The JudgementTHE WELL. The town may be changed,
But the well cannot be changed.
It neither decreases nor increases.
They come and go and draw from the well.
If one gets down almost to the water
And the rope does not go all the way,
Or the jug breaks, it brings misfortune.
The ImageWater over wood: the image of THE WELL.
Thus the superior man encourages the people at their work,
And exhorts them to help one another.
- 6 - One draws from the well
It is dependable.
Supreme good fortune.
- 5 - In the well there is a clear, cold spring
From which one can drink.
- 4 - The well is being lined. No blame.
- 3 - The well is cleaned, but no one drinks from it.
This is my heart’s sorrow,
For one might draw from it.
If the king were clear–minded,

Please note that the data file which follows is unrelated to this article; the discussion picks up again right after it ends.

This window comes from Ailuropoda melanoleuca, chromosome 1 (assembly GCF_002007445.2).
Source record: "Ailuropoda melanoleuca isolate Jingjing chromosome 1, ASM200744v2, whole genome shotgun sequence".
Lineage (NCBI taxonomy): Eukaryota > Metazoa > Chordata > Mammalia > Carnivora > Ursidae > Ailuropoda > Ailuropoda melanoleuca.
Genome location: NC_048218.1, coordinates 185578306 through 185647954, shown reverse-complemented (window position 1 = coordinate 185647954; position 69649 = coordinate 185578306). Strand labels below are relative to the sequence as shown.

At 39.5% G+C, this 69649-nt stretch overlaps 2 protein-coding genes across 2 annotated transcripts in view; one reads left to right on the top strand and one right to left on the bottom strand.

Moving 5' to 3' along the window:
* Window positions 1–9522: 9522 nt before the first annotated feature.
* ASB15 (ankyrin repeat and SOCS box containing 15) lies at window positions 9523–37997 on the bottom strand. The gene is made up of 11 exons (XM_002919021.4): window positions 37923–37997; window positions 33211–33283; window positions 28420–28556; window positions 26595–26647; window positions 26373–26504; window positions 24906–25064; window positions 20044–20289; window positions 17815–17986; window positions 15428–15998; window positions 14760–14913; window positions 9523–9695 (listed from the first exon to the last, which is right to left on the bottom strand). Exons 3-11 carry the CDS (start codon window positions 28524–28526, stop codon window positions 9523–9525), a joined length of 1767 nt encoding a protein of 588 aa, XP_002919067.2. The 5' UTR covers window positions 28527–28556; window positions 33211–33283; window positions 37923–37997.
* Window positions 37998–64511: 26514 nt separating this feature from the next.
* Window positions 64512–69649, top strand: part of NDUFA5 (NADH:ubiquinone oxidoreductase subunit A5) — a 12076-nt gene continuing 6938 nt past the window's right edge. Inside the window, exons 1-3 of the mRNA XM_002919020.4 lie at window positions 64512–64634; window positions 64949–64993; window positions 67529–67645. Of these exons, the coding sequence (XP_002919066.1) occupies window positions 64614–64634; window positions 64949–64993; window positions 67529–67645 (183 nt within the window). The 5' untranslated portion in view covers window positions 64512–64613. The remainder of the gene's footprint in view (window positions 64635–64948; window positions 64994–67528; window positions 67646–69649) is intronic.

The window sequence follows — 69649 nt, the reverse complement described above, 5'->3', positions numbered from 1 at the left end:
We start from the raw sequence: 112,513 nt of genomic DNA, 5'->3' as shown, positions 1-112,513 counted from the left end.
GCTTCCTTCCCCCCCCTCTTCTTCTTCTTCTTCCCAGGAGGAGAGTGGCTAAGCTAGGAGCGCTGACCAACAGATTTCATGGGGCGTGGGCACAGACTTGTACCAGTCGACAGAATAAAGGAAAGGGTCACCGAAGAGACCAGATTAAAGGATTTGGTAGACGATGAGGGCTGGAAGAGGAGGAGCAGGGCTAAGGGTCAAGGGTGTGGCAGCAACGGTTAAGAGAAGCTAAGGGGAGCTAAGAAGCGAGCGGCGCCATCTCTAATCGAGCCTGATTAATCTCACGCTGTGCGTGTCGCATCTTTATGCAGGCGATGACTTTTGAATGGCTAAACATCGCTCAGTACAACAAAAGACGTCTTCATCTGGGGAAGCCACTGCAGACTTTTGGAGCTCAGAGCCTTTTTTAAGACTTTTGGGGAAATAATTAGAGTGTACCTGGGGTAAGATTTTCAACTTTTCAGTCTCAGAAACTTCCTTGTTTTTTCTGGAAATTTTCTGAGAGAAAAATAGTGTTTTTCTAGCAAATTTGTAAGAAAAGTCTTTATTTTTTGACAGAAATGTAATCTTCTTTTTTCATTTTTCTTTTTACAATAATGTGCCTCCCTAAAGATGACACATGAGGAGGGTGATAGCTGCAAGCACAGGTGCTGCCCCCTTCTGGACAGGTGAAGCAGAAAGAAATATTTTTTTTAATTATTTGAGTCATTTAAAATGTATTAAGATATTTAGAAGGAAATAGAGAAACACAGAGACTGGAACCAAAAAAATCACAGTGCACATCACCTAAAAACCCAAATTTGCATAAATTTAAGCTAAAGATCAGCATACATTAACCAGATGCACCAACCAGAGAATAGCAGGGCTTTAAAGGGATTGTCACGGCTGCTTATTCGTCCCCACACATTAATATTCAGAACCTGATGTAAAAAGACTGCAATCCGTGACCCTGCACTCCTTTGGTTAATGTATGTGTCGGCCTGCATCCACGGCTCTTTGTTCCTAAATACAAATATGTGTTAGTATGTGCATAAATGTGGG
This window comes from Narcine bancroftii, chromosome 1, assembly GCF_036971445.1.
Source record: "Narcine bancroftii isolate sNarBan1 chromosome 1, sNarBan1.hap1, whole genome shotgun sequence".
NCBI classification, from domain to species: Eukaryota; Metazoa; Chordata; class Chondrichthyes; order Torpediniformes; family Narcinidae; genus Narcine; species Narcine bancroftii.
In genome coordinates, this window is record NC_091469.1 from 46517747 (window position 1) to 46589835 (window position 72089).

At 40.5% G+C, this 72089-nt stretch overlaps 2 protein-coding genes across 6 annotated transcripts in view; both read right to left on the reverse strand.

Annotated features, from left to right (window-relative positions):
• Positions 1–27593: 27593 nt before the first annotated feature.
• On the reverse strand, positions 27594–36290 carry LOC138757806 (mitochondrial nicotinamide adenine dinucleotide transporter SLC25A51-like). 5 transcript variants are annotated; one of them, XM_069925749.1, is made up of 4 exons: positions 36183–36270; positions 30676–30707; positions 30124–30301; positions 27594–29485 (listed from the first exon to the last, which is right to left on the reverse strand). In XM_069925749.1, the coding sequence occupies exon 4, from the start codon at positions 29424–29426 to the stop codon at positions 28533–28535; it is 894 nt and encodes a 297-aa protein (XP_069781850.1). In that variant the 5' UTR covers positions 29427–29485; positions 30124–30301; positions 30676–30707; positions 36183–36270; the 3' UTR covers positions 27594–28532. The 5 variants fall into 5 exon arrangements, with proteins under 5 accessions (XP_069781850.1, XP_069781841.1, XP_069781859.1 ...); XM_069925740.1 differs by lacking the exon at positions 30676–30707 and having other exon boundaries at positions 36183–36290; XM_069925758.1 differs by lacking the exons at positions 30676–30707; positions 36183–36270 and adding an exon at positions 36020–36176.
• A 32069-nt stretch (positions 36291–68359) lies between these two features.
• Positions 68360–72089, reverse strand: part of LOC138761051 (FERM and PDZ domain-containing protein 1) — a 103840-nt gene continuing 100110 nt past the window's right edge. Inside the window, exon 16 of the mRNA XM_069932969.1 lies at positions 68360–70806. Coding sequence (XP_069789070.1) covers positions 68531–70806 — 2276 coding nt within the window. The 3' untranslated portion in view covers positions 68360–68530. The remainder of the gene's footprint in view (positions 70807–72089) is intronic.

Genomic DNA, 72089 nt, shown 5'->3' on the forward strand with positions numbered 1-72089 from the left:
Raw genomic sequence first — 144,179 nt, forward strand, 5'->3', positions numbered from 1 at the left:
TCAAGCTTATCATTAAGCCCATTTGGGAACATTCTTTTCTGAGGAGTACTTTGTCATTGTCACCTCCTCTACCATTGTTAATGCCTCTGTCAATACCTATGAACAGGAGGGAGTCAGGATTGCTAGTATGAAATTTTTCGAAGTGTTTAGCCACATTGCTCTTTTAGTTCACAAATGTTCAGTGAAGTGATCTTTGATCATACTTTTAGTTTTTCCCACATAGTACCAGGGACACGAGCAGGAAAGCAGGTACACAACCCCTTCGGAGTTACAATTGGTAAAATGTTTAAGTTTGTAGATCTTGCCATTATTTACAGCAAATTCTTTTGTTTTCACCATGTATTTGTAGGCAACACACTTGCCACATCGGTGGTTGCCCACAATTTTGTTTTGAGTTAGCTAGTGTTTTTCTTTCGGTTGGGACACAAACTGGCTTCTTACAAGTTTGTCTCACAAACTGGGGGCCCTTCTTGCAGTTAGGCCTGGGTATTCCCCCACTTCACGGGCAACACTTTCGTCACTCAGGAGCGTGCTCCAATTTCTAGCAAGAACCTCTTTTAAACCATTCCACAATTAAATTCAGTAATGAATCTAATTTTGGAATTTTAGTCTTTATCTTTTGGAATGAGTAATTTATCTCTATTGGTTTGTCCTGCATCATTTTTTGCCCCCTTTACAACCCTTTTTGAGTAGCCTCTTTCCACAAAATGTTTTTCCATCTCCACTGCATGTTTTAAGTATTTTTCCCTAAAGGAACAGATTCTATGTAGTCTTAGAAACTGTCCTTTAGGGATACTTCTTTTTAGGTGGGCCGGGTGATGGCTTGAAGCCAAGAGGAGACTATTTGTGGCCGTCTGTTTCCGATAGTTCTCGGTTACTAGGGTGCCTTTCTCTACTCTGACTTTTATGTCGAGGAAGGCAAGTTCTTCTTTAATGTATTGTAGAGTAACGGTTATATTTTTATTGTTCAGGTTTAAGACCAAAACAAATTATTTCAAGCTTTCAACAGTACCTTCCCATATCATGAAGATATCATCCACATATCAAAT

Good fortune might be enjoyed in common.
- 2 - At the wellhole one shoots fishes.
The jug is broken and leaks.
- 1 - One does not drink the mud of the well.
No animals come to an old well.
CommentaryWood is below, water above.
The wood goes down into the earth to bring up water.
The image derives from the pole–and–bucket well of ancient China.
The wood represents not the buckets, which in ancient times were made of clay, but rather the wooden poles by which the water is hauled up from the well.
The image also refers to the world of plants, which lift water out of the earth by means of their fibers.
The well from which water is drawn conveys the further idea of an inexhaustible dispensing of nourishment.